The album's short 10 tracks are entirely cover versions and give full reign to her utterly unique guttural voice and sloppy-as-the-Stones interpretations.
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Most Recent Customer Reviews
4.0 out of 5 stars Karen Dalton / In My Own Time
These songs alone are worth the purchase of vinyl: 1) Something on your mind, 2) Katie Cruel, 3) Same old man. Read more
Published 13 months ago by annamaria
5.0 out of 5 stars great
This is a great item and I would most certainly recommend it to others.
It is worth every penny paid for it.
Published 16 months ago by ian
5.0 out of 5 stars Long forgotten
Wonderful that the work of this strangely forgotten artist is back. Shame she becomes famous long after she has gone
Published 18 months ago by Chris Cammiss
2.0 out of 5 stars An Uneasy Mix That Doesn't Work
Karen Dalton was one of the more fascinating figures of the US folk scene of the early 1960s. Other reviewers have outlined her brief musical career and ultimately sad life, so... Read more
Published on 5 Dec 2011 by Paul of London
5.0 out of 5 stars Being on the side of the unknown artist
Karen Dalton had 2 massive plus factors-she was not a singer songwriter and she was beautifully obscure not even managing to join the No Hit Wonder Club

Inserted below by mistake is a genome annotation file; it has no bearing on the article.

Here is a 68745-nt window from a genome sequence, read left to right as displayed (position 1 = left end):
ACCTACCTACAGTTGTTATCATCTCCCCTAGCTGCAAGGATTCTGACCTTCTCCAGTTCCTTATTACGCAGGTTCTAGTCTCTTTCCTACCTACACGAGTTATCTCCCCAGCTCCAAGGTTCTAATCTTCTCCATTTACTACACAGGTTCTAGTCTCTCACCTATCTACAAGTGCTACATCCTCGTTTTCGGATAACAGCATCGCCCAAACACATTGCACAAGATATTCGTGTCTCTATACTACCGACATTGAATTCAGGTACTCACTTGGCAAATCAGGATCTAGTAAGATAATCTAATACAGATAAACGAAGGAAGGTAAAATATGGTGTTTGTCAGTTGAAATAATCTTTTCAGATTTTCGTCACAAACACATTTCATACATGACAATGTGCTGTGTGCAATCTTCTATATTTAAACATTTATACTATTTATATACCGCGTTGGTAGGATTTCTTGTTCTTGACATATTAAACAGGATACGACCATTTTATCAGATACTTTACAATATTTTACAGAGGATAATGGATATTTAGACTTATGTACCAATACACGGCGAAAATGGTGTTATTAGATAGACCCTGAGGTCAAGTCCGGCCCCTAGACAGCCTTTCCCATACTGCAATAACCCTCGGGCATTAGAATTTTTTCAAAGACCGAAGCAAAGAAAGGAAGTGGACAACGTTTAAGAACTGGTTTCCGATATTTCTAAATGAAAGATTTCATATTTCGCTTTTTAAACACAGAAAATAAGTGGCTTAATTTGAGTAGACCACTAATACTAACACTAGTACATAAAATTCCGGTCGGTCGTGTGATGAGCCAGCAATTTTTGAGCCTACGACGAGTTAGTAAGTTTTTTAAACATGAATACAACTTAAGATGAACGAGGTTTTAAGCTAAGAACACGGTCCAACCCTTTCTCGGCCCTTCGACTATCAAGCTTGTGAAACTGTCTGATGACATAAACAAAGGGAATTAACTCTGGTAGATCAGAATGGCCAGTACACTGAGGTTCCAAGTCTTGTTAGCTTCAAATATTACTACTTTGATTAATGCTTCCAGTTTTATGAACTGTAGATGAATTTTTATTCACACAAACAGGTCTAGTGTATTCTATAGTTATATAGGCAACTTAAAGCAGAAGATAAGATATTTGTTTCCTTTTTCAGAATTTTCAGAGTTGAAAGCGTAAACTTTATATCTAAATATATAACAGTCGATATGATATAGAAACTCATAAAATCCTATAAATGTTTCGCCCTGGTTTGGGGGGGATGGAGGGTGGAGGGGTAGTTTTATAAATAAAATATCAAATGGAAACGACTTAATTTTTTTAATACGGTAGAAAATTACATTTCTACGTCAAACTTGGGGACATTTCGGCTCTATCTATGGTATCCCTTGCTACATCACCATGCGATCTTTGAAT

By all accounts she... Read more
Published on 30 April 2011 by Richard
5.0 out of 5 stars The singer and the song.
An awful lot gets written about singers, and an awful lot of it is crap. It's understandable really as the attention naturally gravitates towards them in a way that isn't true to... Read more
Published on 16 Oct 2010 by N. Jones
4.0 out of 5 stars Not for the faint hearted
Karen Dalton, what to do with her? Not a writer, but an interpreter, and it all stands or falls on her unique voice. You'll either love it, or.... Read more
Published on 9 July 2009 by N. Black
5.0 out of 5 stars A 'real' folk singer
When I first heard Karen Dalton back in 1999 on her debut album what struck me was how she could take a song and make it something different. Read more
Published on 7 May 2008 by Wheel
1.0 out of 5 stars Taken in by the hype...
I feel I was taken in by the hype. I've been looking to broaden my tastes by exploring less well known artists, and I thought I'd try Karen Dalton. Read more
Published on 17 Aug 2007 by Ms. Felicia Davis-burden